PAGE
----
iBio (NYSE American:IBIO) provided an updated on its lead COVID-19 vaccine program, IBIO-202, in light of the emergence of the Omicron variant of SARS-CoV-2.
According to the WHO, the Omicron variant has at least 30 mutations in the spike (S) protein, which has been the target of first-generation COVID-19 vaccines.
“It is becoming increasingly likely that new COVID-19 vaccines will be needed to address the growing threats to global public health from SARS-CoV-2 variants such as Omicron,” Tom Isett, chairman and CEO of iBio, said in a statement.
“The emergence of Omicron has strengthened our belief that a next-generation vaccine development strategy such as iBio’s, which targets the genetically more conserved nucleocapsid, or N, protein rather than the mutable S protein, is needed to help overcome this pandemic,” he added.
Based on the sequencing data posted on Nextstrain , Mr. Isett said Omicron’s mutations do not occur in the region selected for the IBIO-202 N protein subunit vaccine candidate, as was the case with previous variants.
“We are looking forward to productive interactions with regulators and other groups concerned with what may be an overreliance on S protein-directed vaccines,” he added
The company believes that the N protein represents an important target for next-generation COVID-19 vaccines for several reasons:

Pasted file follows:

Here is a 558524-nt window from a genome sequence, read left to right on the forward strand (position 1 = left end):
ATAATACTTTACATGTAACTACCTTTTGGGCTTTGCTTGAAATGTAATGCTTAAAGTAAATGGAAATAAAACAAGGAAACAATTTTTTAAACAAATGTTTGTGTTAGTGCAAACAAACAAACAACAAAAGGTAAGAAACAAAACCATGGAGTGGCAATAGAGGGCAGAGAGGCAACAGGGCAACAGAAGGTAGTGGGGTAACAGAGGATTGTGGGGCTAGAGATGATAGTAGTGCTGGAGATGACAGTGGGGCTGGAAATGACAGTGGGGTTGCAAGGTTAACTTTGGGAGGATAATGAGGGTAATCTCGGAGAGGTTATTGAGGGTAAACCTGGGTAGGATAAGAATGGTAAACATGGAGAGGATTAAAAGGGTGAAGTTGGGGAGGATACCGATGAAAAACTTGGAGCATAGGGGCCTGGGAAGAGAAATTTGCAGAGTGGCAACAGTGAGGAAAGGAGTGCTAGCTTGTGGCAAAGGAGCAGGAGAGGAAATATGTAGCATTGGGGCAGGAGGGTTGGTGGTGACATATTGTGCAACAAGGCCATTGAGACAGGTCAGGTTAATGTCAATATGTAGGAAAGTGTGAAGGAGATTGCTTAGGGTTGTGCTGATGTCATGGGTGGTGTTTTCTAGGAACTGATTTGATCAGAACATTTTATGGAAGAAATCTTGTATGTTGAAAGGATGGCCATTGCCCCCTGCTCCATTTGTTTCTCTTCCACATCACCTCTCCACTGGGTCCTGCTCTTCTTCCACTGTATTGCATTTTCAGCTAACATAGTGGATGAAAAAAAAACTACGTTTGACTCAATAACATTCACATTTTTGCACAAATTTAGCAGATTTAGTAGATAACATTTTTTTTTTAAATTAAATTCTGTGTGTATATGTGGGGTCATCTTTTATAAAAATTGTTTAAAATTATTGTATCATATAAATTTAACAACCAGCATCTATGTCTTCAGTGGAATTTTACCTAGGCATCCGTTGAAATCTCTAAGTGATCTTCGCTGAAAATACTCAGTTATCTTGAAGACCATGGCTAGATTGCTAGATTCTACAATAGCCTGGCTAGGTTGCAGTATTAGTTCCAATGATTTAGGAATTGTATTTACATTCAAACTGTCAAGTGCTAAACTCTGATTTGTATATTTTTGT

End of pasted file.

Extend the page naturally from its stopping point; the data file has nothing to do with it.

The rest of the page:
- The N protein is abundantly expressed during infection and contains multiple immunogenic epitopes.
- The N protein is more highly conserved than the S protein, and therefore, new variants may be less likely to escape vaccine protection.
- And research has shown that the N protein appears to be significantly more effective than the S protein in stimulating antibody-dependent natural killer cell activation, a critical element of the adaptive immune response that the SARS-CoV-2 virus attempts to evade.
Martin Brenner, DVM, Ph.D., iBio’s CSO, said the company is developing its COVID vaccine candidate in line with an approach called the “DAVi” strategy, which stands for improved Durability, Access and Variant-inclusion.
“We believe IBIO-202 may afford greater durability, given the novel antigen and adjuvant combination we have identified,” Dr. Brenner said.
“We also seek to improve patient access by avoiding distribution challenges for frozen products that a number of first-generation vaccines require, and we may ultimately be able to improve access by exploring more convenient alternatives to intramuscular injections, such as intradermal delivery via a microarray patch,” he added.
In addition, iBio expects an N-based vaccine to provide better protection against future variants, given how mutable the S protein appears to be.
As previously reported, iBio filed a pre-IND application for IBIO-202 with the FDA in September and a response from the agency is expected before the end of January.